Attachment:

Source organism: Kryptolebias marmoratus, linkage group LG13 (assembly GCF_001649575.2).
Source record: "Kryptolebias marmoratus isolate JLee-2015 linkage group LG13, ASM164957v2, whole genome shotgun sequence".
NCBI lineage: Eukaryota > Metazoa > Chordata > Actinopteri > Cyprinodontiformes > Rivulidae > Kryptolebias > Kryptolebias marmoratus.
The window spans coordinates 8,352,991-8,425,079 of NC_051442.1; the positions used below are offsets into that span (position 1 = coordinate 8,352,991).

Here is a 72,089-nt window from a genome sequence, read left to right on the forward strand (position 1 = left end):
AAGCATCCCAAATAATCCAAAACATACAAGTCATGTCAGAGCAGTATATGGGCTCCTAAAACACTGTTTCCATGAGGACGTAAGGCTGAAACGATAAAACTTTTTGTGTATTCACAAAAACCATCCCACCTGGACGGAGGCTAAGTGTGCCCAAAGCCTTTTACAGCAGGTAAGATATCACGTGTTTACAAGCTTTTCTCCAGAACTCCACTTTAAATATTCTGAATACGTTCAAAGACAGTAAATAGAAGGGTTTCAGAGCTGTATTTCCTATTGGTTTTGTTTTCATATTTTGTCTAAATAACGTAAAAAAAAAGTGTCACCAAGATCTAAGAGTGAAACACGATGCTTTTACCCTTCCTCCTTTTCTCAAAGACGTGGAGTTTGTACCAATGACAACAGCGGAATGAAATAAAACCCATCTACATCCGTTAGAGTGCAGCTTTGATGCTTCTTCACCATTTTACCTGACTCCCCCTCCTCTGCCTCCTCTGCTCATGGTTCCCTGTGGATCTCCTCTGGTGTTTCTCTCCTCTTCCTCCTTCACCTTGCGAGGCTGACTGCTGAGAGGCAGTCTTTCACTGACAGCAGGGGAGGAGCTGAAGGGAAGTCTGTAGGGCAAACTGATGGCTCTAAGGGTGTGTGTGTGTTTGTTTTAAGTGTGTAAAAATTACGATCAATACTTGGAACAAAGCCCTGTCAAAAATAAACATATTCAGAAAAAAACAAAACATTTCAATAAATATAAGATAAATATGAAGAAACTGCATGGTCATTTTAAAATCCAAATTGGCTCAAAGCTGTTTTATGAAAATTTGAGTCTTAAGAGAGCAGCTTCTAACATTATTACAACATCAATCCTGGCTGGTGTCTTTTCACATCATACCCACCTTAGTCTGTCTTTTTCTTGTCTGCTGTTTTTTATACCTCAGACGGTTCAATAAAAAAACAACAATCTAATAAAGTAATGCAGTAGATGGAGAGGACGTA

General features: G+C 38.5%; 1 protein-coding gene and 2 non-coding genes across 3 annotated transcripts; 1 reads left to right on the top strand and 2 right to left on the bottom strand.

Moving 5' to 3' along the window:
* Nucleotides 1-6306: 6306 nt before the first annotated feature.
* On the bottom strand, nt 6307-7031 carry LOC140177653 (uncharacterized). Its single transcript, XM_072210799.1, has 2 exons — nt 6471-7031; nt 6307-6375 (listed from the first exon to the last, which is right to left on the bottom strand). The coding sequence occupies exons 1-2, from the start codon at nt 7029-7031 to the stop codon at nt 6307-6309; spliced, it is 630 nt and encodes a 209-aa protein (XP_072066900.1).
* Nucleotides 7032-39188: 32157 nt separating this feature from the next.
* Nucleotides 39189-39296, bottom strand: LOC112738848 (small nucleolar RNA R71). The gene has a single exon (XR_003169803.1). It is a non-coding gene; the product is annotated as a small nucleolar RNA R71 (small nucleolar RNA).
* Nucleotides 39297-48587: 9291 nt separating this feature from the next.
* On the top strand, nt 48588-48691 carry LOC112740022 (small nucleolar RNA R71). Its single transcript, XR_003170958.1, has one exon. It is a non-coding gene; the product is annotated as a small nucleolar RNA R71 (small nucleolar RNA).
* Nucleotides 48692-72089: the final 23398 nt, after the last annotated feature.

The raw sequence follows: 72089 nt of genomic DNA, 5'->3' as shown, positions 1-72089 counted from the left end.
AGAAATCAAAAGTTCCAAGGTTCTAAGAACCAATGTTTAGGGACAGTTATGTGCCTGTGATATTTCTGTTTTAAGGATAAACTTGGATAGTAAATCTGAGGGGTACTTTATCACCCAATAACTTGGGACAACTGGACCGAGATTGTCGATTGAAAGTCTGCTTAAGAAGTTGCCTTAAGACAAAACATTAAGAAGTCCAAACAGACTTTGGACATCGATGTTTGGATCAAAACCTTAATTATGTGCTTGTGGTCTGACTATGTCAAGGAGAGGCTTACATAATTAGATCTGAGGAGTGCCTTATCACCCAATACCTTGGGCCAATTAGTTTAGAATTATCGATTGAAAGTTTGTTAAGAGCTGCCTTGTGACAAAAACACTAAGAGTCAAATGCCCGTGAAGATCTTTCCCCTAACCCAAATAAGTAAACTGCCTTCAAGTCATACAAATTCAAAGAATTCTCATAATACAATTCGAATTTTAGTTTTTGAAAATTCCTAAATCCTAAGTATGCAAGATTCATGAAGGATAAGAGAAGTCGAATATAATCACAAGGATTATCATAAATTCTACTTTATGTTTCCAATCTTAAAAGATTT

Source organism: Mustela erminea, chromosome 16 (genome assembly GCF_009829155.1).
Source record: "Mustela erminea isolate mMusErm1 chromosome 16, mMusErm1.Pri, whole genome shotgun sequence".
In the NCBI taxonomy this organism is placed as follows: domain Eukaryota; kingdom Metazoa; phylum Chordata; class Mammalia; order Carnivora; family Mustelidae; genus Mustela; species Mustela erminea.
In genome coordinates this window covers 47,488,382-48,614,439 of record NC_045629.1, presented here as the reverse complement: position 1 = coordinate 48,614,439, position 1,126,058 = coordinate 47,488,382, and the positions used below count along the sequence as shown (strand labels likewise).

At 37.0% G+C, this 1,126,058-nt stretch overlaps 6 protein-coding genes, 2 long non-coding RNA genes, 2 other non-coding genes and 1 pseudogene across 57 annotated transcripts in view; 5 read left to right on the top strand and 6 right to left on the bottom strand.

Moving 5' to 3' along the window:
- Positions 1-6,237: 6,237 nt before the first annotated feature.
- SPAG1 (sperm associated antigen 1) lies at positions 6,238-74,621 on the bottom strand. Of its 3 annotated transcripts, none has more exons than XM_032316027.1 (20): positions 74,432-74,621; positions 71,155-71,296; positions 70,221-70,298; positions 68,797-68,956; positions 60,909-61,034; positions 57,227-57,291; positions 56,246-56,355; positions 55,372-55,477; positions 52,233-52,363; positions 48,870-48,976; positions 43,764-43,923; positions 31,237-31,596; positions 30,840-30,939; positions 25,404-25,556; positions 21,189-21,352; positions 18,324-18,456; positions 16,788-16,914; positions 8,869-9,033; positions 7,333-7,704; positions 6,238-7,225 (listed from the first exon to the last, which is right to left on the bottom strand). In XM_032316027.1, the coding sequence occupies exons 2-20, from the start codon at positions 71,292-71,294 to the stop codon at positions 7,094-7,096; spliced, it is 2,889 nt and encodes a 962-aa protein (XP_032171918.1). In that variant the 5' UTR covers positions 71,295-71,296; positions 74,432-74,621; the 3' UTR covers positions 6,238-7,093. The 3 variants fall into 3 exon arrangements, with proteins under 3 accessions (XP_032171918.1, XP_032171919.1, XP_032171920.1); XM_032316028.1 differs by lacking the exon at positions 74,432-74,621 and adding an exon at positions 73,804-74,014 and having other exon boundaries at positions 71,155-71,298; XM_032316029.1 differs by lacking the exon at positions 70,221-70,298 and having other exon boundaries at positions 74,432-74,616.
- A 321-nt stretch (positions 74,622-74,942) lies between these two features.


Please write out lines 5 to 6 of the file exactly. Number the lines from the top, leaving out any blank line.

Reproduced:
Here is a 72,089-nt window from a genome sequence, read left to right on the forward strand (position 1 = left end):
AAGCATCCCAAATAATCCAAAACATACAAGTCATGTCAGAGCAGTATATGGGCTCCTAAAACACTGTTTCCATGAGGACGTAAGGCTGAAACGATAAAACTTTTTGTGTATTCACAAAAACCATCCCACCTGGACGGAGGCTAAGTGTGCCCAAAGCCTTTTACAGCAGGTAAGATATCACGTGTTTACAAGCTTTTCTCCAGAACTCCACTTTAAATATTCTGAATACGTTCAAAGACAGTAAATAGAAGGGTTTCAGAGCTGTATTTCCTATTGGTTTTGTTTTCATATTTTGTCTAAATAACGTAAAAAAAAAGTGTCACCAAGATCTAAGAGTGAAACACGATGCTTTTACCCTTCCTCCTTTTCTCAAAGACGTGGAGTTTGTACCAATGACAACAGCGGAATGAAATAAAACCCATCTACATCCGTTAGAGTGCAGCTTTGATGCTTCTTCACCATTTTACCTGACTCCCCCTCCTCTGCCTCCTCTGCTCATGGTTCCCTGTGGATCTCCTCTGGTGTTTCTCTCCTCTTCCTCCTTCACCTTGCGAGGCTGACTGCTGAGAGGCAGTCTTTCACTGACAGCAGGGGAGGAGCTGAAGGGAAGTCTGTAGGGCAAACTGATGGCTCTAAGGGTGTGTGTGTGTTTGTTTTAAGTGTGTAAAAATTACGATCAATACTTGGAACAAAGCCCTGTCAAAAATAAACATATTCAGAAAAAAACAAAACATTTCAATAAATATAAGATAAATATGAAGAAACTGCATGGTCATTTTAAAATCCAAATTGGCTCAAAGCTGTTTTATGAAAATTTGAGTCTTAAGAGAGCAGCTTCTAACATTATTACAACATCAATCCTGGCTGGTGTCTTTTCACATCATACCCACCTTAGTCTGTCTTTTTCTTGTCTGCTGTTTTTTATACCTCAGACGGTTCAATAAAAAAACAACAATCTAATAAAGTAATGCAGTAGATGGAGAGGACGTA